Self-Employed Surfers, Universal Credit and the Minimally Decent Life

Legal Studies, Forthcoming

39 Pages Posted: 19 Aug 2021

See all articles by Christopher Rowe

Christopher Rowe

University of Sheffield - Faculty of Law

Date Written: August 2, 2020


As part of the response to COVID-19 the government paused the use of the ‘Minimum Income Floor’ (MIF), which restricts the Universal Credit (UC) entitlement of the self-employed. This paper places the MIF in the wider context of conditionality in the social security system and considers a judicial review which claimed that the MIF was discriminatory. The paper focuses on how UC affects the availability of real choices for low-income citizens to limit or escape from wage labour, with two implications of the move to UC highlighted. First, the overlooked labour decommodifying aspect of tax credits, which provided a minimum income guarantee and a genuine alternative to wage labour for people who self-designated as ‘self-employed’, even if their earnings were minimal or non-existent, has been removed. Second, UC has in some respects improved the position of low-paid wage labourers in ‘mini-jobs’, who are not subject to conditionality once they work for the equivalent of approximately nine hours a week on the minimum wage.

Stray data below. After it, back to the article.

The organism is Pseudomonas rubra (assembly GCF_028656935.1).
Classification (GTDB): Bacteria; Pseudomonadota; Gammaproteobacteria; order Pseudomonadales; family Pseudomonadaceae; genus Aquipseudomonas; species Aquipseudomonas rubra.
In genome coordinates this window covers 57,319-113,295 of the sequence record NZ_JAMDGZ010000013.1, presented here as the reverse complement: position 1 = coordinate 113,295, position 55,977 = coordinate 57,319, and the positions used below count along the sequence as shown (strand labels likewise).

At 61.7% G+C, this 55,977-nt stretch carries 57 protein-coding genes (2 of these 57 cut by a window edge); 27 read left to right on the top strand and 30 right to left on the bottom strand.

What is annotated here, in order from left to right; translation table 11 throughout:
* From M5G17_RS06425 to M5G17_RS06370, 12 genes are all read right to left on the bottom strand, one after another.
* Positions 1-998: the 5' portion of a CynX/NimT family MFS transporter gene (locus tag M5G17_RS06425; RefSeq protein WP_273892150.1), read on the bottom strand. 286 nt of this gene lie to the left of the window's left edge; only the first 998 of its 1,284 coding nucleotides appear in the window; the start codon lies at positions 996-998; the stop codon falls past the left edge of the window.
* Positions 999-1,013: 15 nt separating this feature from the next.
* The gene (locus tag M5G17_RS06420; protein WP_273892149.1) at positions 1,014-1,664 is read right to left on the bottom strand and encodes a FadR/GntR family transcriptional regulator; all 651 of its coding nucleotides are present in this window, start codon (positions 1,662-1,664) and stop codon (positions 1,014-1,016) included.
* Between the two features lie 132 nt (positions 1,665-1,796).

Keywords: Social Security Law; Social Rights; Discrimination; Universal Credit; Basic Income

Suggested Citation

Rowe, Christopher, Self-Employed Surfers, Universal Credit and the Minimally Decent Life (August 2, 2020). Legal Studies, Forthcoming, Available at SSRN: or

Christopher Rowe (Contact Author)

University of Sheffield - Faculty of Law ( email )

Crookesmoor Building, Conduit Road
Sheffield S10 1FL
United Kingdom

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